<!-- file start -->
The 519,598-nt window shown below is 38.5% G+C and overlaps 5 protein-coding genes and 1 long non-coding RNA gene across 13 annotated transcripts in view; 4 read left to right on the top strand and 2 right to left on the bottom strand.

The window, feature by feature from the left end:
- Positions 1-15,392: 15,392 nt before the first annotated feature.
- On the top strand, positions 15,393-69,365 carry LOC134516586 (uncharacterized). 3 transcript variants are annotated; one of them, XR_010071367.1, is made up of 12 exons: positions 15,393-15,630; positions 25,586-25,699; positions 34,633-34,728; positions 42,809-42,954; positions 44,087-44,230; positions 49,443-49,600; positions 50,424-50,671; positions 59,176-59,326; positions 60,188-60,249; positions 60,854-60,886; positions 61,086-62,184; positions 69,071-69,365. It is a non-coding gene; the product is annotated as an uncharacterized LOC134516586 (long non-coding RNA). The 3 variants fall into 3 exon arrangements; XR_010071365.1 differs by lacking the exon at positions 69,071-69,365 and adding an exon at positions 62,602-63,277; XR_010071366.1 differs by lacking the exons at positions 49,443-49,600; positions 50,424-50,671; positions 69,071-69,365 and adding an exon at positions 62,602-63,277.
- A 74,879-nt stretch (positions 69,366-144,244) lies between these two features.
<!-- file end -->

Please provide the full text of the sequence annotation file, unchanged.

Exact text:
The 519,598-nt window shown below is 38.5% G+C and overlaps 5 protein-coding genes and 1 long non-coding RNA gene across 13 annotated transcripts in view; 4 read left to right on the top strand and 2 right to left on the bottom strand.

The window, feature by feature from the left end:
- Positions 1-15,392: 15,392 nt before the first annotated feature.
- On the top strand, positions 15,393-69,365 carry LOC134516586 (uncharacterized). 3 transcript variants are annotated; one of them, XR_010071367.1, is made up of 12 exons: positions 15,393-15,630; positions 25,586-25,699; positions 34,633-34,728; positions 42,809-42,954; positions 44,087-44,230; positions 49,443-49,600; positions 50,424-50,671; positions 59,176-59,326; positions 60,188-60,249; positions 60,854-60,886; positions 61,086-62,184; positions 69,071-69,365. It is a non-coding gene; the product is annotated as an uncharacterized LOC134516586 (long non-coding RNA). The 3 variants fall into 3 exon arrangements; XR_010071365.1 differs by lacking the exon at positions 69,071-69,365 and adding an exon at positions 62,602-63,277; XR_010071366.1 differs by lacking the exons at positions 49,443-49,600; positions 50,424-50,671; positions 69,071-69,365 and adding an exon at positions 62,602-63,277.
- A 74,879-nt stretch (positions 69,366-144,244) lies between these two features.